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I've not been yet but I'm going this fall. I've spent the past year teaching in Korea though, so living abroad is nothing new for me. She'll be fine! It's an awesome opportunity
kayling05 is offline  
Old Aug 7th, 2012, 10:43 AM
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oh, fun, kayling! You'll be in France, then? Are you familiar with http://www.assistantsinfrance.com/forums/index.php

My daughter will be in the Aix-Marseille Académie, and I agree it sounds like a great opportunity! Would love to hear about your experience, or if you blog.
stokebailey is offline  
Old Aug 7th, 2012, 02:20 PM
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OP asked "Have you or yours done this? How did it turn out?"

Some genius posted "And what does it have to do with her parents?"

stokebailey, sorry you have to deal with crap like this. Clearly that poster didn't read any portion of your OP, or they would have known that it was a done deal, she's going to France. Some people come here only to throw barbs.

It does give me confidence that my decision to never visit New York due to the attitude of many who live there is right on track.
apersuader65 is offline  
Old Aug 7th, 2012, 02:29 PM
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Stoke - thanks for posting the link to the assistantsinfrance website. My stepdaughter is likely to be studying in France next year, so this will be a help to her. (And of course, we're already planning our trips to visit - I'm sure she'll be thrilled! )

apersuader65 - while I agree re: the comment about parents, I wouldn't write off all of New York due to one comment on Fodors. As others have noted in posts here, if you're looking for it, you'll likely find it - whether that means Parisians who are rude to Americans or New Yorkers who are brusque & rude. But with an open mind, you'll find an amazing city and a diverse and interesting group of inhabitants!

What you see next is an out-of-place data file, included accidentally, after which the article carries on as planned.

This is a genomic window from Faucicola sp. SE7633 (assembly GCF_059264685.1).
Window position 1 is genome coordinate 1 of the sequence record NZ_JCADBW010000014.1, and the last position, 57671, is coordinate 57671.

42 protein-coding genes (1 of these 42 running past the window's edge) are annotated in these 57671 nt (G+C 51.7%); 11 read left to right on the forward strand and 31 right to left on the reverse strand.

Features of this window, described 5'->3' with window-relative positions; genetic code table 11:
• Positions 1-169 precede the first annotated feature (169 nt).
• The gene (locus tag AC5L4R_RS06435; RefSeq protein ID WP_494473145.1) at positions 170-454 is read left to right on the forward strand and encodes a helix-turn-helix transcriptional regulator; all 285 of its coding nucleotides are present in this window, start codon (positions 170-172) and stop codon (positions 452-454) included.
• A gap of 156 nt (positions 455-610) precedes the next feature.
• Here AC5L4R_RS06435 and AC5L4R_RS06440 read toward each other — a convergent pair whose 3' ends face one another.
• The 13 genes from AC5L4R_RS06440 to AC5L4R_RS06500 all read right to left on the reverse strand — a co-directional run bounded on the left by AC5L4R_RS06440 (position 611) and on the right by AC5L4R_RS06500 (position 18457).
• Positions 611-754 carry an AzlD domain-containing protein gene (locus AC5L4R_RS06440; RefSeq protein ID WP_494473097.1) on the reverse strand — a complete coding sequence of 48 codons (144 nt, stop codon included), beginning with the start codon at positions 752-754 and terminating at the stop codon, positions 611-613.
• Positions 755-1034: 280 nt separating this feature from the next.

dunia123 is offline  
Old Feb 16th, 2015, 04:36 AM
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My daughter did it about five years ago. She asked for, and got, Paris as her location. She had already done a semester in Paris as an undergrad (and one in London) so she was used to living abroad. I think it was her favorite year, she just loved it. She made some great friendships (most were others in the program, mostly from the UK). The stipend was just barely enough so she got a part time job babysitting a couple little girls who had lived for a year in the US and whose parents wanted them to be able to keep up with their English. And I had an excuse to take two trips to France that year to visit her.

My daughter had been out of college for two years when she did the program so she was used to living on her own. She rented an apartment with two French women about her age, neither of which were in the program, they had 'regular' jobs. Most of her friends from the program also rented apartments or rooms, I don't know of any who stayed with families, but maybe in smaller towns that's more common.

apersuader65 - while NYtraveler's comment on this post was unnecessary, she often has good advice. And your comment that you 'would never visit NY' is probably ten times worse in my mind than NYtraveler's was. Talk about small minded and uninformed.
isabel is offline